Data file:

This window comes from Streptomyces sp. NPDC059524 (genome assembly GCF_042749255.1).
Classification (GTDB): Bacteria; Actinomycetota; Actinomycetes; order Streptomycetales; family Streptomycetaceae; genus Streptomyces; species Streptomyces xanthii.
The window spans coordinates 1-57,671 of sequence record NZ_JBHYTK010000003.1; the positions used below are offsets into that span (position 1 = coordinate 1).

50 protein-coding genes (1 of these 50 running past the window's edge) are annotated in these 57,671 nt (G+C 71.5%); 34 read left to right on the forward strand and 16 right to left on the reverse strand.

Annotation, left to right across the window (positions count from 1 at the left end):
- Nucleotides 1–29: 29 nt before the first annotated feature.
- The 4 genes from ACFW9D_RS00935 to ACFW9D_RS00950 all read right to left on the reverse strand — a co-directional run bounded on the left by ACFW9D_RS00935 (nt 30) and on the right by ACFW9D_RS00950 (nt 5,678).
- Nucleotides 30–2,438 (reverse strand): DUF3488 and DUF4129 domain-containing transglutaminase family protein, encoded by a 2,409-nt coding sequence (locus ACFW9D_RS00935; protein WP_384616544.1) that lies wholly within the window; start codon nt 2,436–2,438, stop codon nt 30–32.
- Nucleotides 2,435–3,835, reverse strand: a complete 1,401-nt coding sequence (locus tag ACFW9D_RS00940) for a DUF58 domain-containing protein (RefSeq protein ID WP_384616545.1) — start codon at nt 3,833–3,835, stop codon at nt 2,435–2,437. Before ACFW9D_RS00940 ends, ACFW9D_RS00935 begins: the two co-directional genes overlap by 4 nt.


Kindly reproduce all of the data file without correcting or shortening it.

This window comes from Streptomyces sp. NPDC059524 (genome assembly GCF_042749255.1).
Classification (GTDB): Bacteria; Actinomycetota; Actinomycetes; order Streptomycetales; family Streptomycetaceae; genus Streptomyces; species Streptomyces xanthii.
The window spans coordinates 1-57,671 of sequence record NZ_JBHYTK010000003.1; the positions used below are offsets into that span (position 1 = coordinate 1).

50 protein-coding genes (1 of these 50 running past the window's edge) are annotated in these 57,671 nt (G+C 71.5%); 34 read left to right on the forward strand and 16 right to left on the reverse strand.

Annotation, left to right across the window (positions count from 1 at the left end):
- Nucleotides 1–29: 29 nt before the first annotated feature.
- The 4 genes from ACFW9D_RS00935 to ACFW9D_RS00950 all read right to left on the reverse strand — a co-directional run bounded on the left by ACFW9D_RS00935 (nt 30) and on the right by ACFW9D_RS00950 (nt 5,678).
- Nucleotides 30–2,438 (reverse strand): DUF3488 and DUF4129 domain-containing transglutaminase family protein, encoded by a 2,409-nt coding sequence (locus ACFW9D_RS00935; protein WP_384616544.1) that lies wholly within the window; start codon nt 2,436–2,438, stop codon nt 30–32.
- Nucleotides 2,435–3,835, reverse strand: a complete 1,401-nt coding sequence (locus tag ACFW9D_RS00940) for a DUF58 domain-containing protein (RefSeq protein ID WP_384616545.1) — start codon at nt 3,833–3,835, stop codon at nt 2,435–2,437. Before ACFW9D_RS00940 ends, ACFW9D_RS00935 begins: the two co-directional genes overlap by 4 nt.